_____________________________
(1)
Represents shares subject to RSUs.
(2)
RSUs do not have an exercise price.
(3)
26,167 shares are issuable under outstanding options assumed in connection with the acquisition of Columbine in January 2018. The weighted-average exercise price of the assumed outstanding options is $25.84. No shares are available for future grants under the original Columbine equity plan.

Compensation Tables

The following table shows compensation paid to or accrued by the Named Executive Officers for the last three fiscal years.
Summary Compensation Table
Name and Principal Position
Year
Salary
($)
Stock Awards
($) (1)
Non-Equity Incentive Plan Compensation
($)
Change in Pension Value and Nonqualified Deferred Compensation Earnings
($) (8)
All Other Compensation
($) (9)
Total
($)
Randall M. Chesler,
President and CEO
2018
2017
2016
720,425
676,423
411,538
472,226 (2)
205,487 (3)
200,016 (4)
486,292 (5)
353,876 (6)
130,810 (7)
119,772
59,841
34,069
60,474
47,133
37,043
1,859,189
1,342,760
813,476
Ron J. Copher,
EVP and CFO
2018
2017
2016
406,867
391,250
379,256
161,549 (2)
142,257 (3)
126,252 (4)
207,242 (5)
201,323 (6)
183,021 (7)
58,149
42,553
36,150
42,003
35,113
34,682
875,810
812,496
759,361
Don J. Chery,
EVP and CAO
2018
2017
2016
336,730
323,805
314,178
133,722 (2)
117,715 (3)
107,291 (4)
171,517 (5)
167,575 (6)
154,447 (7)
43,190
25,577
22,394
41,145
37,459
36,059
726,304
672,131
634,369
_____________________________
(1)
Represents the grant date fair value of the RSU awards. The fair value of these awards was determined in accordance with FASB ASC Topic 718. Assumptions used to calculate these amounts are set forth in the notes to the Company’s audited financial statements for the year ended December 31, 2018, included in the Company’s accompanying Annual Report.


26



(2)
The fair market value of the RSU awards granted in 2018 is based on the per-share price of Glacier’s common stock at the close of business on February 15, 2018 ($39.81), the date on which the awards were granted. The awards vest in three equal annual installments beginning February 15, 2019.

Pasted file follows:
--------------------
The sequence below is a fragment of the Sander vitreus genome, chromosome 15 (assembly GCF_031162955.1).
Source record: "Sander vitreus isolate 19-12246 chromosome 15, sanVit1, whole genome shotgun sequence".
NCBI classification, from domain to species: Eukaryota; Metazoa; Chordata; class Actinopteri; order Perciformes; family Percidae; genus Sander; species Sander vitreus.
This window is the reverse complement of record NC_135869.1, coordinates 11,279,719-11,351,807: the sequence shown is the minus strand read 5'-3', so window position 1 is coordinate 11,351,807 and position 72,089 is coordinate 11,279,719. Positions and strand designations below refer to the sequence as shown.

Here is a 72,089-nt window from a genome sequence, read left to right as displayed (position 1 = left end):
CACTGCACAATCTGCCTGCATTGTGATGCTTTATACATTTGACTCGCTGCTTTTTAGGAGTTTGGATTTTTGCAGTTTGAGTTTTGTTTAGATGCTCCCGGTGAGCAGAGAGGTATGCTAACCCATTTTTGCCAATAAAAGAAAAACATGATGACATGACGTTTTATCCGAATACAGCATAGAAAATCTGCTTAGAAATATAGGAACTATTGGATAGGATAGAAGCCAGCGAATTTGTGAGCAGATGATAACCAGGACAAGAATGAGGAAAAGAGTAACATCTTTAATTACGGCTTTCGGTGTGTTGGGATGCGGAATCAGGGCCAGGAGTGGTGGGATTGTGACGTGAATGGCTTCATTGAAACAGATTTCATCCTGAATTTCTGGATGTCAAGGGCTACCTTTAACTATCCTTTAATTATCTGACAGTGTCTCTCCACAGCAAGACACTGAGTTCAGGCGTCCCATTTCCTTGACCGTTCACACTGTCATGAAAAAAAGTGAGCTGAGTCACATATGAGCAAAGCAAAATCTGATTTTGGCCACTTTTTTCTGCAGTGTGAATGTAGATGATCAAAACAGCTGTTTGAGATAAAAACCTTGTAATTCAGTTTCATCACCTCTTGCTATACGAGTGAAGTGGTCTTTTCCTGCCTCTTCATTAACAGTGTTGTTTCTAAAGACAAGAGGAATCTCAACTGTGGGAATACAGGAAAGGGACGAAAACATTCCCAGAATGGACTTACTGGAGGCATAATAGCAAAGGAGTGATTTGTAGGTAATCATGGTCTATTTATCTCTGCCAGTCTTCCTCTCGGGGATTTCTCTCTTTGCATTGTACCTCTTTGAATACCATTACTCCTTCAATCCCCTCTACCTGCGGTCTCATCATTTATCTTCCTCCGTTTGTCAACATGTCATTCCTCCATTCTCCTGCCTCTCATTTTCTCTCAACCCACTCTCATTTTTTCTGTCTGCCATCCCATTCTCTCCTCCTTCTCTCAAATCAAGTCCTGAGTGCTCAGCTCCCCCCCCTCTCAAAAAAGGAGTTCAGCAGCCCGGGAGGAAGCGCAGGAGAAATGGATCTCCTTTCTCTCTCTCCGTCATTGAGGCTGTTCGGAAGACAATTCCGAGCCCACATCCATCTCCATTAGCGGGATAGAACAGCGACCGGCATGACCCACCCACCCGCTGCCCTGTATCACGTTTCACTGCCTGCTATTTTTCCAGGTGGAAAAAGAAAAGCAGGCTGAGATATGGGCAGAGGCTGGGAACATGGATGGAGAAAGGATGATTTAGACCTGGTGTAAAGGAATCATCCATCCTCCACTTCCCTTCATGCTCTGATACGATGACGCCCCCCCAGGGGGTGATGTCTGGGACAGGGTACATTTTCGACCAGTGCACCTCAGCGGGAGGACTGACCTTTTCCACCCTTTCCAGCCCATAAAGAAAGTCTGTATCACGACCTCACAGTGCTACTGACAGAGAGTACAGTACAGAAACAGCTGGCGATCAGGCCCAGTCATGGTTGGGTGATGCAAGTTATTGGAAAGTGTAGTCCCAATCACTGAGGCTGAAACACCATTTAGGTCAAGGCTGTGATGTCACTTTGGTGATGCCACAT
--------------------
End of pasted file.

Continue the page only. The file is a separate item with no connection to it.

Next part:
(3)
The fair market value of the RSU awards granted in 2017 is based on the per-share price of Glacier’s common stock at the close of business on February 15, 2017 ($36.74). The date on which the awards were granted. The awards vest in three equal annual installments beginning February 15, 2018.
(4)
The fair market value of the RSU awards granted in 2016 is based on the per-share price of Glacier’s common stock at the close of business on February 12, 2016 ($23.38). The date on which the awards were granted, February 15, 2016, was a non-trading day. The awards vest in three equal annual installments beginning February 15, 2017.
(5)
Represents the performance-based cash bonus that was paid in 2019 pursuant to the STIP. The bonus amount is payable 50% in 2019, 25% in 2020, and 25% in 2021. The deferred portions of the cash bonus are payable only upon the satisfaction of certain requirements as described in the section entitled “Compensation Discussion & Analysis - Annual Incentive Bonus.” Based on 2018 results, the total bonus earned by Mr. Chesler was $553,303, Mr. Copher was $208,246, and Mr. Chery was $172,348.
(6)
Represents the performance-based cash bonus that was paid in 2018 pursuant to the STIP. The bonus amount is payable 50% in 2018, 25% in 2019, and 25% in 2020. The deferred portions of the cash bonus are payable only upon the satisfaction of certain requirements as described in the section entitled “Compensation Discussion & Analysis - Annual Incentive Bonus.” Based on 2017 results, the total bonus earned by Mr. Chesler was $576,943, Mr. Copher was $219,294, and Mr. Chery was $181,491.
(7)
Represents the performance-based cash bonus that was paid in 2017 pursuant to the STIP. The bonus amount is payable 50% in 2017, 25% in 2018, and 25% in 2019. The deferred portions of the cash bonus are payable only upon the satisfaction of certain requirements as described in the section entitled “Compensation Discussion & Analysis - Annual Incentive Bonus.” Based on 2016 results, the total bonus earned by Mr. Chesler was $261,620, Mr. Copher was $193,183, and Mr. Chery was $159,881.